Fort Hood Victims Awarded Purple Heart


Nidal Hasan’s victims were finally awarded the Purple Heart yesterday.

CSM (“Fort Hood shooting: why it took five years to award victims Purple Hearts“):

More than five years after psychologist Nidal Hasan, then a US Army major, went on a shooting spree killing 13 people and wounding 30 others, the military victims of his rampage received Purple Hearts in Fort Hood, Texas, Friday.

The medals were a long time coming. That’s because initially, the gunshot wounds sustained by the victims were considered “workplace injuries” by the Department of Defense.

It was a rider included in the 2015 defense budget that expanded the parameters for Purple Heart eligibility, reclassifying the victims’ injuries as the result of an attack inspired by a terrorist group, rather than a workplace injury. Since its inception, the medal’s most basic requirement has been that recipients be injured at the hands of an enemy.

The medal ceremony this week, and the latest legislation that allowed the Purple Heart awards to move forward, reflect the new realities of war, says Phillip Carter, director of the Military, Veterans, and Society Program at the Center for a New American Security.

“We’ve entered a more complex era where we don’t just fight overseas, but at home, too,” he says. “There’s no principled reason to divide the victims of 9/11 from Fort Hood from some victims in Baghdad.”

Had, for example, an Al Qaeda-inspired attack occurred in Kuwait or Iraq, there might have been some brief debate that probably would have come to the same conclusion in far less time than five years, adds Mr. Carter, who served in the Army as a civil affairs officer in Iraq and is also an adjunct professor of law at Georgetown University in Washington.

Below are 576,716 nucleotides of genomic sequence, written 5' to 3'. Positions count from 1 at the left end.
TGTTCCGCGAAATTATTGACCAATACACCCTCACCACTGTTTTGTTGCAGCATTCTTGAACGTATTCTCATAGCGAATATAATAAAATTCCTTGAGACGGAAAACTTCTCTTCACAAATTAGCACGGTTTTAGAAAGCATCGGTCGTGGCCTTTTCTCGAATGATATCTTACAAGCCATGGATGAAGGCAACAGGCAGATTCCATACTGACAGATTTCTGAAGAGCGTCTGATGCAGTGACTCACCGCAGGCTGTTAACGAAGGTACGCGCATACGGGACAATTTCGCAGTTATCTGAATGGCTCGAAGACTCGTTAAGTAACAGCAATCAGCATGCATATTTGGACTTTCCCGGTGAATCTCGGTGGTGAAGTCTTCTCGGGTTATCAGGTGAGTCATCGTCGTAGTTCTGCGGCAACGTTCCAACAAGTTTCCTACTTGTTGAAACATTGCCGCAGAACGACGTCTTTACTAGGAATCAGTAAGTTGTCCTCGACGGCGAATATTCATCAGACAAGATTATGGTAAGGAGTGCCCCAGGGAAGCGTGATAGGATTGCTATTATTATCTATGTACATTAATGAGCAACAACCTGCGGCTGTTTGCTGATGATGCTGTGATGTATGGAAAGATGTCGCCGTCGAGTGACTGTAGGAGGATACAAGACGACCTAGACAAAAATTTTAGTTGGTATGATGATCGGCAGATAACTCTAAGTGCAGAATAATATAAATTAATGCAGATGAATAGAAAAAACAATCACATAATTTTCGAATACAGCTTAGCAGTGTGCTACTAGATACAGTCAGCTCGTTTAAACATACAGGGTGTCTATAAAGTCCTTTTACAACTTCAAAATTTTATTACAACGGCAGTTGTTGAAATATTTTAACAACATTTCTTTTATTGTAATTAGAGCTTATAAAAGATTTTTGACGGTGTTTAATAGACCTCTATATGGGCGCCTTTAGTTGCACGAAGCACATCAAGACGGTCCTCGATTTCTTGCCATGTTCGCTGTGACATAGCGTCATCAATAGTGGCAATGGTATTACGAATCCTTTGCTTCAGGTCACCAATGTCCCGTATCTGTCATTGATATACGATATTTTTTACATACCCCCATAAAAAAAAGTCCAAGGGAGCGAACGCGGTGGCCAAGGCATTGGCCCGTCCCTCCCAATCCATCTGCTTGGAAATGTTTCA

I’m not sure I agree with Phil on this. As I noted back in 2012 (“Purple Heart for Fort Hood Victims?“), while I fully expected the award once Hasan was convicted, the shooting spree falls outside the traditional scope of the award.

Those killed at the Pentagon on 9/11 were so honored and there’s no obvious distinction between the two groups, other than the fact that Hasan is an American citizen. That’s not a trivial distinction, since the Purple Heart award criteria continually use the words “foreign” and “international


The Fort Hood victims are technically in a gray area. While Hassan considered himself part of al Qaeda, it’s not clear that he actually was. And, since there wasn’t an ongoing firefight with an enemy force, his murder spree isn’t really “friendly fire,” either.

There have been several other instances where “lone wolf” nutbags shot and/or killed service members stateside and no Purple Heart was awarded. Still, I have no real heartburn with the award. Since we’ve long changed the criteria to include victims of terrorist attacks (a response to the 1983 Hezbollah bombing of the US Marine barracks in Beirut), it’s really legalistic parsing at this point. Indeed, as I noted two years ago (“Army Denies Purple Heart to Fort Hood Victims (For Now)“) I presumed the Army would make the decision on its own once Hasan was convicted and had only avoided doing so already to avoid creating undo command influence on the court martial panel.

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James Joyner
About James Joyner
James Joyner is Professor and Department Head of Security Studies at Marine Corps University's Command and Staff College and a nonresident senior fellow at the Scowcroft Center for Strategy and Security at the Atlantic Council. He's a former Army officer and Desert Storm vet. Views expressed here are his own. Follow James on Twitter @DrJJoyner.


  1. PJ says:

    @James Joyner:

    And, since there wasn’t an ongoing firefight with an enemy force, his murder spree isn’t really “friendly fire,” either.

    Pat Tillman got a Purple Heart (and a Silver Star), despite the Army being well aware that he had been killed by friendly fire. (Obviously a part of the cover up regarding how he was killed.)

  2. James Joyner says:

    @PJ: “Friendly fire” in a combat zone is a legit cause for award of the Purple Heart.

  3. NIt picker says:

    I don’t like this. Combat is combat.

  4. gVOR08 says:

    @NIt picker: The issue is to trivial to really care, and it’s pretty much a given that an exception would be made. That said, I agree. I think there is a legitimate distinction to be made between GOING in harm’s way and happening to be in an ostensibly safe place when harm appears.